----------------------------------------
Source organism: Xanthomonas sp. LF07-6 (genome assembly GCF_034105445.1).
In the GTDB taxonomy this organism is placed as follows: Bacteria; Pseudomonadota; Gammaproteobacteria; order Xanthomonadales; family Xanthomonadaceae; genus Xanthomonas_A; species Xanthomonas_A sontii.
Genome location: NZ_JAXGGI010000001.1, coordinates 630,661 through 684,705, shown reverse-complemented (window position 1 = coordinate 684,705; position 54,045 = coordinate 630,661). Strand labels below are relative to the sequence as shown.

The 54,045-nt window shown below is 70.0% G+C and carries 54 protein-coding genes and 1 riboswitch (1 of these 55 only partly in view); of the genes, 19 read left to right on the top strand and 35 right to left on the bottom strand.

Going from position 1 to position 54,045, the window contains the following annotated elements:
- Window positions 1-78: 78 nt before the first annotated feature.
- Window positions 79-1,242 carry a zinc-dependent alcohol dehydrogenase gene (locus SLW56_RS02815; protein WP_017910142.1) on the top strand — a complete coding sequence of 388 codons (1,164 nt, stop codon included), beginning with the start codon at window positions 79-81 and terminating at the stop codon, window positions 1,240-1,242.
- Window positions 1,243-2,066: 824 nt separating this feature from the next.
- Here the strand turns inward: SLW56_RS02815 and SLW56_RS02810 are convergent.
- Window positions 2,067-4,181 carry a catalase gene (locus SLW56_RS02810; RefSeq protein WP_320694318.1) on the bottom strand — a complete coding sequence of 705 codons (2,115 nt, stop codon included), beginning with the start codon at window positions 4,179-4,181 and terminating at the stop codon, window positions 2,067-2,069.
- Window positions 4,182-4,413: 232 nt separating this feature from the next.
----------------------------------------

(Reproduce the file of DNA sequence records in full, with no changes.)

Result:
Source organism: Xanthomonas sp. LF07-6 (genome assembly GCF_034105445.1).
In the GTDB taxonomy this organism is placed as follows: Bacteria; Pseudomonadota; Gammaproteobacteria; order Xanthomonadales; family Xanthomonadaceae; genus Xanthomonas_A; species Xanthomonas_A sontii.
Genome location: NZ_JAXGGI010000001.1, coordinates 630,661 through 684,705, shown reverse-complemented (window position 1 = coordinate 684,705; position 54,045 = coordinate 630,661). Strand labels below are relative to the sequence as shown.

The 54,045-nt window shown below is 70.0% G+C and carries 54 protein-coding genes and 1 riboswitch (1 of these 55 only partly in view); of the genes, 19 read left to right on the top strand and 35 right to left on the bottom strand.

Going from position 1 to position 54,045, the window contains the following annotated elements:
- Window positions 1-78: 78 nt before the first annotated feature.
- Window positions 79-1,242 carry a zinc-dependent alcohol dehydrogenase gene (locus SLW56_RS02815; protein WP_017910142.1) on the top strand — a complete coding sequence of 388 codons (1,164 nt, stop codon included), beginning with the start codon at window positions 79-81 and terminating at the stop codon, window positions 1,240-1,242.
- Window positions 1,243-2,066: 824 nt separating this feature from the next.
- Here the strand turns inward: SLW56_RS02815 and SLW56_RS02810 are convergent.
- Window positions 2,067-4,181 carry a catalase gene (locus SLW56_RS02810; RefSeq protein WP_320694318.1) on the bottom strand — a complete coding sequence of 705 codons (2,115 nt, stop codon included), beginning with the start codon at window positions 4,179-4,181 and terminating at the stop codon, window positions 2,067-2,069.
- Window positions 4,182-4,413: 232 nt separating this feature from the next.